This subproject is one of many research subprojects utilizing the resources provided by a Center grant funded by NIH/NCRR. Primary support for the subproject and the subproject's principal investigator may have been provided by other sources, including other NIH sources. The Total Cost listed for the subproject likely represents the estimated amount of Center infrastructure utilized by the subproject, not direct funding provided by the NCRR grant to the subproject or subproject staff. Diabetes has been indirectly linked to alterations in b-catenin and to altered sensory and cognitive function. It is however completely unknown, which facets of diabetes causally drive mis-regulation of either IR or Wnt pathways thereby affecting b-catenin's functions in-vivo in central neurons for sensory or mnemonic processing. To this end, the work planned for April 2011 with the initiation of funding, is (1) to determine how the main clinical features of diabetes affect b-catenin expression and activity in the thalamo-cortical-amygdaloid loop during the formation of conditioned fear memories. These studies will allow for clear associations between molecular disruption and compromised behavior. These experiments will also provide me with brain generated signals that will be analyzed in all three years with information theory to determine the extent to which diabetes, via b-catenin signaling, separately or synergistically with other receptor activities, affects the encoding of sensory information versus memory consolidation. In year one, progress will be sought in parallel for both specific aims. References to work planned for early in year two are included but not detailed:
Aim 1 : Determine the extent to which diabetes impairs sensory processing required for sensory learning. In years one, two and three, untreated diabetic (db/db) mice, treated (db/db) and non-diabetic controls, along with mice used for generating conditional knockouts for b-catenin will be trained and tested in tone-driven fear-conditioning to quantify memory acquisition. Multi-site, multi-electrode neurophysiological recordings will be carried out in awake animals for tone-induced neural responses. In year one, I will focus on the most challenging of the recordings, the medial geniculate nucleus (MGN). For each anatomical site, I will conduct recordings in two treated db/db groups and three conditions of conditional knockout where b-catenin is removed from three separate anatomical locations. Diabetic mice will be managed by the CoBRE core facility either with the insulin sensitizer Thiazolidinedione or will receive systemic insulin supplements. In all years, spectro-temporal receptive fields (STRFs) will be computed to determine how the tuning of neurons may be altered as a result of diabetes or diabetes treatment, relative to controls. All recordings will also be analyzed with linear pattern classifiers and for mutual information to reveal the effectiveness of the neural coding in each of these brain areas, for each condition, during sensory processing (training) and memory consolidation (testing). These studies will elucidate the causal interaction between changes in IR signaling and downstream activities of the Wnt pathway that alter availability of b-catenin. At the beginning of year two, I will complete the complement of recordings from the primary auditory cortex (A1) and the basolateral amygdala (BLA). Also by the beginning of year two, I will initiate experiments with excised floxed b-catenin by transfecting adenovirus expressing Cre recombinase and a green florescent protein cassette (Baylor Vector Development Lab) directly into the MGN, A1 or the BLA. Recordings will be made and processed as described above.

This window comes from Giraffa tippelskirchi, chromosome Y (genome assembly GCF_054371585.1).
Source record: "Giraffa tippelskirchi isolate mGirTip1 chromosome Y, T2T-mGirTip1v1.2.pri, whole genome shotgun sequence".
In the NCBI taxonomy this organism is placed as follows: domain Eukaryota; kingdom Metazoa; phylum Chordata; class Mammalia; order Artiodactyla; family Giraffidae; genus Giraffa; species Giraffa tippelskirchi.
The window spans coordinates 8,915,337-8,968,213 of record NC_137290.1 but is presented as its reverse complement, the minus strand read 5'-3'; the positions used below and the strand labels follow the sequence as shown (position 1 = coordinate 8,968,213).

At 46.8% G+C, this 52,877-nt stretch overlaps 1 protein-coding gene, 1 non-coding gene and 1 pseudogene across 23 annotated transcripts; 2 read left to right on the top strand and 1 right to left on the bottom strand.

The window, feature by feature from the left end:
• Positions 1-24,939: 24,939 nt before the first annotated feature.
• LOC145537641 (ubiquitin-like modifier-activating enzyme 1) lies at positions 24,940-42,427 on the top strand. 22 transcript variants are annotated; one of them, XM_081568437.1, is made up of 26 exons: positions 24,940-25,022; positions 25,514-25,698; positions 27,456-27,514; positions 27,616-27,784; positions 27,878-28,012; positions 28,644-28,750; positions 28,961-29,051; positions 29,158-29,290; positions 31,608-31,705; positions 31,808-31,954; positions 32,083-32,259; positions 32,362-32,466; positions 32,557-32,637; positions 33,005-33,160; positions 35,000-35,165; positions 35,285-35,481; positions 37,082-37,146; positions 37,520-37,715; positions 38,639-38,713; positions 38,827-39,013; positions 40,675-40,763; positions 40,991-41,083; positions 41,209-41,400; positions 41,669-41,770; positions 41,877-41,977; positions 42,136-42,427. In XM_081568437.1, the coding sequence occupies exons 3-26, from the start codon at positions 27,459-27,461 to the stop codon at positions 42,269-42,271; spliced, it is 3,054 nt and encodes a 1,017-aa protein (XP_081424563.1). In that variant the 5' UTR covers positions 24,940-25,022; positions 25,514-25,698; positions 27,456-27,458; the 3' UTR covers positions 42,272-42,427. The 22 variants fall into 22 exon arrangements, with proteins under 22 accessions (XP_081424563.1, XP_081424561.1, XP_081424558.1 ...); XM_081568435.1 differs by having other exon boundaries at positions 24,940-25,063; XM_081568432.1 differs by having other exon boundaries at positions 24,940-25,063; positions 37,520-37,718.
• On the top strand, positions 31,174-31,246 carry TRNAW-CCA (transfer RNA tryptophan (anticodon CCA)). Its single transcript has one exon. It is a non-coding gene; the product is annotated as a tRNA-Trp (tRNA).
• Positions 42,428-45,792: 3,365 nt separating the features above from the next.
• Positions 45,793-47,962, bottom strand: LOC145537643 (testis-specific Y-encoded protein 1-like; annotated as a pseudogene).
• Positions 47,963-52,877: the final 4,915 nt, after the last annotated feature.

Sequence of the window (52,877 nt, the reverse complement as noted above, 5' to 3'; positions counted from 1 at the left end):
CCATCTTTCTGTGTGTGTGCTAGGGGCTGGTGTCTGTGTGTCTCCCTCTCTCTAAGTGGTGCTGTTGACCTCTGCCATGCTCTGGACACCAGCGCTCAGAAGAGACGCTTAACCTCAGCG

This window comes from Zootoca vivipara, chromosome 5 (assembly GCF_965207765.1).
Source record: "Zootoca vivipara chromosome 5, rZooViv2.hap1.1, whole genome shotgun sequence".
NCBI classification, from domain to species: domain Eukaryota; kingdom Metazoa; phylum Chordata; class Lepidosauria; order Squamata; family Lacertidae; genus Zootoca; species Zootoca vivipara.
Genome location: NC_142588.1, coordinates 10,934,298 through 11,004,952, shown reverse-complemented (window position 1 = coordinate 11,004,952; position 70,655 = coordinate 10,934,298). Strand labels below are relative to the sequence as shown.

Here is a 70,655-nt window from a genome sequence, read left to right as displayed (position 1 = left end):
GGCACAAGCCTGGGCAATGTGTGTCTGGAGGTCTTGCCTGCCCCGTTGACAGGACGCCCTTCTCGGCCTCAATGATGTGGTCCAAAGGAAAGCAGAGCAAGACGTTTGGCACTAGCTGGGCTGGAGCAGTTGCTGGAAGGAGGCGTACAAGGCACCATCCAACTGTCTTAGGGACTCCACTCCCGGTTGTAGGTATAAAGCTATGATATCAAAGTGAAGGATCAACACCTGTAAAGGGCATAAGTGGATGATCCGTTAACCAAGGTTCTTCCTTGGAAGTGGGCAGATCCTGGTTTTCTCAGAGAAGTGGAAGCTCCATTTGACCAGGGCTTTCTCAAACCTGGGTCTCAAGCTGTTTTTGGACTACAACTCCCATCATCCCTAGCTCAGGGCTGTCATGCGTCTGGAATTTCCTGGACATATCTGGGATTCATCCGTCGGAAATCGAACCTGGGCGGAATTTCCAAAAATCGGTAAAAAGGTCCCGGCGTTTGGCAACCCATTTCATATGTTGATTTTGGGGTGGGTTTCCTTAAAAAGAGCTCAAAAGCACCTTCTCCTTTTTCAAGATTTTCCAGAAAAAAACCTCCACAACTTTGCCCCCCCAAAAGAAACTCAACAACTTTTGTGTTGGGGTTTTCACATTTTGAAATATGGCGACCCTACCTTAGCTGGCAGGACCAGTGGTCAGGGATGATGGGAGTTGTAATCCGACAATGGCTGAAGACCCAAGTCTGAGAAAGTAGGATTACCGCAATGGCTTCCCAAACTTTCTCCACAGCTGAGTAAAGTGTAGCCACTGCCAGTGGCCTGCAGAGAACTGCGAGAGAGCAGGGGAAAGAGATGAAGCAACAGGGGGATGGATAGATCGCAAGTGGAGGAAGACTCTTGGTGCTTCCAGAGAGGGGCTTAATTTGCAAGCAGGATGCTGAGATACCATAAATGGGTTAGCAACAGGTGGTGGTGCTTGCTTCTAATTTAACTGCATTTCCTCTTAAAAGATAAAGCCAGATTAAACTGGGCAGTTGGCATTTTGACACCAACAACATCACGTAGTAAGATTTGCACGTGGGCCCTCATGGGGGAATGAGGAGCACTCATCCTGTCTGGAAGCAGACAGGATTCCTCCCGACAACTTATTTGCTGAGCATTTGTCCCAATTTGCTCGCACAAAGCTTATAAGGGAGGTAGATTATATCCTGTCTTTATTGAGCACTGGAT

Aim 2 : Determine how diabetes, via Wnt signaling, alters the biophysical properties of sensory-driven neurons. In year one, I will carry out whole-cell patch-clamp recordings in brain slices containing MGN, A1 and BLA from control animals. Early in year two, I will carry out sufficient recordings for preliminary data for the R01 submission from brain slices from db/db mice and animals bearing a floxed b-catenin construct. Slices will be obtained from animals that have undergone acute versus prolonged states of altered insulin availability, hypo or hyperglycemia.

Agency
National Institute of Health (NIH)
Institute
National Center for Research Resources (NCRR)
Type
Exploratory Grants (P20)
Project #
5P20RR024215-05
Application #
8360282
Study Section
National Center for Research Resources Initial Review Group (RIRG)
Project Start
2011-07-01
Project End
2012-09-09
Budget Start
2011-07-01
Budget End
2013-06-30
Support Year
5
Fiscal Year
2011
Total Cost
$47,745
Indirect Cost
Name
University of Oklahoma Health Sciences Center
Department
Internal Medicine/Medicine
Type
Schools of Medicine
DUNS #
878648294
City
Oklahoma City
State
OK
Country
United States
Zip Code
73117
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